Juliet Pickering is a literary agent at the Blake Friedmann Literary, TV and Film Agency.
Founded in 1982 from the merger of the Julian Friedmann Literary Agency and Carole Blake Literary Agency, they have established themselves as one of the prominent literary agencies for developing the career of a writer rather than looking for stand alone books.
After graduating from university, Juliet Pickering initially became a fiction buyer for Waterstones. This enabled her to develop an understanding of the fiction market, across all genres.
This would prove essential training for when she joined AP Watt in 2003. She was soon working for one of the most respected agents in London, handling the journalism, audio and sub-rights for his clients. In 2007 Juliet was promoted to Associate Agent, and over a six-year period built an impressive client list of her own.
This client list, combined with her frequent attendances at literary festivals and events, has seen Juliet Pickering become one of the most dynamic literary agents working in the industry today.
Consequently, when the Blake Friedmann Literary, TV and Film Agency were looking to expand their team, Juliet's list of debut fiction and non-fiction was an excellent fit. She joined them in Feb 2013 and is now actively seeking out new writing talent to add to her roster.
Juliet is also on Twitter, and often tweets great advice for writers and updates on what she is looking for. So do click the follow button at the end of this interview for more insights.
In the earlier part of your career what were the most surprising aspects you learnt about the life of a literary agent, and the publishing industry itself?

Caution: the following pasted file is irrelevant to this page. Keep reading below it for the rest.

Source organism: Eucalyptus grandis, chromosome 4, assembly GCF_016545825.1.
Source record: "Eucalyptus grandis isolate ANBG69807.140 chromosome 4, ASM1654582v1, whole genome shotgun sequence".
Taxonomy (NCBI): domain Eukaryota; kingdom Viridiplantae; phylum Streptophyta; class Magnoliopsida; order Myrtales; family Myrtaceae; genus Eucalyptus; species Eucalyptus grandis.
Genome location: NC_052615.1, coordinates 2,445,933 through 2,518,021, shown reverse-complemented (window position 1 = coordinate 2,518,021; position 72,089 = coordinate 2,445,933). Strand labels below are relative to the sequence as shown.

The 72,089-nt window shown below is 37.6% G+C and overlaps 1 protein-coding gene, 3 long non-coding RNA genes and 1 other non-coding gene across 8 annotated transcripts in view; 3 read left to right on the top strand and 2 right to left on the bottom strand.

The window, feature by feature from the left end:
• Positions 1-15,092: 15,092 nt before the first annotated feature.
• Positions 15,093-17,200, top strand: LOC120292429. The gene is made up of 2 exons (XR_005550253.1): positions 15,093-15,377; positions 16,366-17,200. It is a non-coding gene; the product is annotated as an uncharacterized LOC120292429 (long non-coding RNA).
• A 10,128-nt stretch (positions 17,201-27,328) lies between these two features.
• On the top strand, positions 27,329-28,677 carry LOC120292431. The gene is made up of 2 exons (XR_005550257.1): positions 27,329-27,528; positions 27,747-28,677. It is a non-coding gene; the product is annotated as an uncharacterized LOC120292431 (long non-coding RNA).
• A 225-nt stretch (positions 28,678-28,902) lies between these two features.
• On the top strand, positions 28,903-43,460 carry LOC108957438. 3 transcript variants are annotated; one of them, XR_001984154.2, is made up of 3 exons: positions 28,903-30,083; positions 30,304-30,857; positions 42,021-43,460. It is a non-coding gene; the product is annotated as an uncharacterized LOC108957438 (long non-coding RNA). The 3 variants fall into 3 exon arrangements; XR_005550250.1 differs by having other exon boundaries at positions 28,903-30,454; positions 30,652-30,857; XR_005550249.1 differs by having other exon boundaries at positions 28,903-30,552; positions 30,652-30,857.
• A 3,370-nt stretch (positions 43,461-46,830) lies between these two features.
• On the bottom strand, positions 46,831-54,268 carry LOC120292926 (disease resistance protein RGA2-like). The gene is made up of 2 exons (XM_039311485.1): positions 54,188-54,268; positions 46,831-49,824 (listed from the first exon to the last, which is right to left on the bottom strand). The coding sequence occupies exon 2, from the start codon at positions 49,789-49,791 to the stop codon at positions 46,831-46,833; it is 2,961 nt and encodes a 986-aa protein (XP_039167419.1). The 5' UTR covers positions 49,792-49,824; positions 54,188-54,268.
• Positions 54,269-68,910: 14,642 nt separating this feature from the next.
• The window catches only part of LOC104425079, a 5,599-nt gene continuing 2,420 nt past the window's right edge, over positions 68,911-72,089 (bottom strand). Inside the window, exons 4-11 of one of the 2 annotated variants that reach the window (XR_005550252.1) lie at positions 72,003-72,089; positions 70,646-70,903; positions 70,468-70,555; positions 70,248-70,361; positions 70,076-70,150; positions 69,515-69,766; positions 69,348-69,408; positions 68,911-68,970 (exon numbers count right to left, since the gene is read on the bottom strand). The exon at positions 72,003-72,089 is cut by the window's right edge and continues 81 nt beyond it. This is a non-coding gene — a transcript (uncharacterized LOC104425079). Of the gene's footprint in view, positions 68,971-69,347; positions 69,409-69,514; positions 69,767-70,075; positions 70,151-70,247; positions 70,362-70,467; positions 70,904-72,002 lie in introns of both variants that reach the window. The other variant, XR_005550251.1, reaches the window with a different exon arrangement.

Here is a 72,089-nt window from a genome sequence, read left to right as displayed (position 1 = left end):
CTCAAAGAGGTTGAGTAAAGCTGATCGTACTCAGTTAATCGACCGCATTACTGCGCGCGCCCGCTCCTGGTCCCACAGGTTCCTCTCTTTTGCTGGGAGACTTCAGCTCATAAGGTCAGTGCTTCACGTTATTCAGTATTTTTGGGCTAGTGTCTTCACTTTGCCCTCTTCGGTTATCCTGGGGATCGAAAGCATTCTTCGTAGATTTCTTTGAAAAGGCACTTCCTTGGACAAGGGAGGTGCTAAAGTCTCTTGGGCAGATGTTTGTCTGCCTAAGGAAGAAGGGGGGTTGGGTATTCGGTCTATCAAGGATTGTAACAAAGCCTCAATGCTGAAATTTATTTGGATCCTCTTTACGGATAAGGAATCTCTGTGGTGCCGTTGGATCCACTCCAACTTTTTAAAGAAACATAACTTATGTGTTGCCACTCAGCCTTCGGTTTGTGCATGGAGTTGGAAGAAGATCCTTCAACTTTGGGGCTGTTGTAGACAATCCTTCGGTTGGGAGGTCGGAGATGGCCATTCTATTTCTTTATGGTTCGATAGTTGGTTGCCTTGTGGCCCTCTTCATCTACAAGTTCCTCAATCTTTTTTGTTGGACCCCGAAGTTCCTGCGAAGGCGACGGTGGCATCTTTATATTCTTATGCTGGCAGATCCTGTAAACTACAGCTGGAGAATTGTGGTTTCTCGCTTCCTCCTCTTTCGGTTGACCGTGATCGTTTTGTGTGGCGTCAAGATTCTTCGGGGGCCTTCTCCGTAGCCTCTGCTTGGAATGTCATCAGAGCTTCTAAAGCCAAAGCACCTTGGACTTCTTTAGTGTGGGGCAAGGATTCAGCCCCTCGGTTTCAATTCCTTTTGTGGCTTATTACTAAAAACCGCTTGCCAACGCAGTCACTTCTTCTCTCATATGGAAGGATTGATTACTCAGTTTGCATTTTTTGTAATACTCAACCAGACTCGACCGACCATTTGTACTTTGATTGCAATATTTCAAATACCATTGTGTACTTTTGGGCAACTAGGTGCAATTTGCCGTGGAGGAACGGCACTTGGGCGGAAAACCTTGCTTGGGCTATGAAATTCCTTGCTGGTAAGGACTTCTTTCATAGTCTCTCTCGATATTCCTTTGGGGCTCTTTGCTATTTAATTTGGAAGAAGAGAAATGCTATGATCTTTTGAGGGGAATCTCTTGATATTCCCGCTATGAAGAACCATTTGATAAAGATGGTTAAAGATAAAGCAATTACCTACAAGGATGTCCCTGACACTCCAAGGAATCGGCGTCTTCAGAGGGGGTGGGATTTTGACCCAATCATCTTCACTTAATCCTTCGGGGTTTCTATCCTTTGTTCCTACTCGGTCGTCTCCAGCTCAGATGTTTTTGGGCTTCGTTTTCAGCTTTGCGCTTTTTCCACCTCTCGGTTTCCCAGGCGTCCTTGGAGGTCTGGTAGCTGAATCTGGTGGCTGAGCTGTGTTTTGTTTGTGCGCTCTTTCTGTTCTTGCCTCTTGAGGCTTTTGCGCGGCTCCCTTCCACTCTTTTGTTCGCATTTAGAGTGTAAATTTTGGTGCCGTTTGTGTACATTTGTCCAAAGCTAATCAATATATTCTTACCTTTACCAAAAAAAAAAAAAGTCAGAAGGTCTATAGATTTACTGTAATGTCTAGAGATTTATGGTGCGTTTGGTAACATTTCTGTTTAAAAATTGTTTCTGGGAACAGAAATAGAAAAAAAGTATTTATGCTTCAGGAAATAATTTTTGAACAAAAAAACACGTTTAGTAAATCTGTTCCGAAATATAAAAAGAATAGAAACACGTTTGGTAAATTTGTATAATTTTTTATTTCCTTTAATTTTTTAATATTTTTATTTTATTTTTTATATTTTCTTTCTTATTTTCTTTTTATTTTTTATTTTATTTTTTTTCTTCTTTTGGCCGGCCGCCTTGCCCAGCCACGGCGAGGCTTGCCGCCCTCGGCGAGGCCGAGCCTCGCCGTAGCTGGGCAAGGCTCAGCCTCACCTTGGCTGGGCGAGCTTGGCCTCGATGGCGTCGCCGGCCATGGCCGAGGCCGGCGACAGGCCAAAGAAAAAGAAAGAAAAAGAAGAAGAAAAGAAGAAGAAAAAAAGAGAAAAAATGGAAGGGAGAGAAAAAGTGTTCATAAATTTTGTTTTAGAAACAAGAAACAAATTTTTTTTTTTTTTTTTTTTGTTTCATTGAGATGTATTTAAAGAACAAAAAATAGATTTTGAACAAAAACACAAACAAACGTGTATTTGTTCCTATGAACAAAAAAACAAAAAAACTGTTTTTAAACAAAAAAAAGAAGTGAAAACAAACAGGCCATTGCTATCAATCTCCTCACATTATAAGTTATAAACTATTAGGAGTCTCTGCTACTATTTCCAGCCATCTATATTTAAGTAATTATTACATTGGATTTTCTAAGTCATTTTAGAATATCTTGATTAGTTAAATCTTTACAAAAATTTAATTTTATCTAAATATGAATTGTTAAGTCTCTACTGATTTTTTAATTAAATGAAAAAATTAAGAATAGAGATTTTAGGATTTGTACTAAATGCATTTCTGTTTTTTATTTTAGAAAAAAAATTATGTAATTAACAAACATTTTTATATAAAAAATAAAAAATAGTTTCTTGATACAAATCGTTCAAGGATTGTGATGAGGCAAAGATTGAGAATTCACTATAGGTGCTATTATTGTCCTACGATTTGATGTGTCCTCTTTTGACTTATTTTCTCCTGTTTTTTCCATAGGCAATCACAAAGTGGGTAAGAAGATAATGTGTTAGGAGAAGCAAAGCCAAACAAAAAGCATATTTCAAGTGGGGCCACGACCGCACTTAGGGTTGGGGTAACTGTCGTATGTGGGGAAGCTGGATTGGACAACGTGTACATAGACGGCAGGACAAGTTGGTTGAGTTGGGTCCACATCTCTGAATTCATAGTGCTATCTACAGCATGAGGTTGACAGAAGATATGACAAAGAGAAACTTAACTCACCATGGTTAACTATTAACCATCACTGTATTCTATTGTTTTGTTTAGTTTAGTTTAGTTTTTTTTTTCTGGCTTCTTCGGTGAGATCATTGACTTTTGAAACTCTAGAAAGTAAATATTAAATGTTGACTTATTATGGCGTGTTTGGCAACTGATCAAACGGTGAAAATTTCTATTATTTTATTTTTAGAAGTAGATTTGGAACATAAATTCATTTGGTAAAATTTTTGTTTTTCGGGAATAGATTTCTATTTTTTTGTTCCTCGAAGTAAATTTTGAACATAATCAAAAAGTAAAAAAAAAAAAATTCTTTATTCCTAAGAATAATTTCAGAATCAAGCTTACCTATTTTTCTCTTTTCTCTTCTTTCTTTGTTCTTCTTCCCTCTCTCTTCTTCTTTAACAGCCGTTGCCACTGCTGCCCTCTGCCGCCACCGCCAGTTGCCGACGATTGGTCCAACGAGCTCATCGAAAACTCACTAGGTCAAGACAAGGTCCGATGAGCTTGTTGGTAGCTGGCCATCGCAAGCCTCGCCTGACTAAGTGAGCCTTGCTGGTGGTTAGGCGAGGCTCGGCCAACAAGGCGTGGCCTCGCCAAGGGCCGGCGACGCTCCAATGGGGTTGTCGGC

I’m not sure that anything surprised me (apart from the odd submission!), but I did learn a lot about how each and every author and each and every book is unique, and is treated as such. There is no one rule to suit everyone, you work it out as you get to know your authors and their writing.
In terms of the publishing industry: it seemed there were a huge number of editors and tastes out there, and it took a while to work out which imprint did what within which publishing group. Now I feel like I am much better informed, and that comes with making submissions and getting to know editors better and better.
When a literary agency is looking to bring a new agent to the team from another agency, does the agent have to guarantee to bring their roster of clients with them? Do agencies ever try to contractually bind a client to them so that if their agent leaves the agency still maintains the client? Where does the client's allegiance lie?
If an agent leaves one agency for another, it is usually assumed that most of their authors will go with them. Of course, that agent will speak to each author and make sure they're happy with the change and they wish to follow their agent. The author-agent relationship is all-important, so it would be hoped that an author would want to follow their agent. And an agent's worth depends entirely on their clients, so it's vital to nurture that relationship and trust each other.
Does the rise of e-book publishing and Amazon’s fluctuating prices, make it harder for a literary agent to monitor and collect digital royalties for their authors?
The rise of e-book publishing has been a terrific thing for the industry, I think, creating interest from readers and opportunities in new media that may have eluded us otherwise. It is difficult to secure fair prices for e-books, and that has been a big obstacle in the way of us feeling 100% enthused about electronic developments, but I think that we – agents and publishers – are working this out, and will hopefully decide on a sustainable model in the near future.
Monitoring and collecting royalties is also something that's currently being worked out, as different publishers have different methods of reporting. Selling e-books is an immediate business, without threat of returns, so I personally think e-book sales figures - and royalties - should be more easily accessible to agents and authors.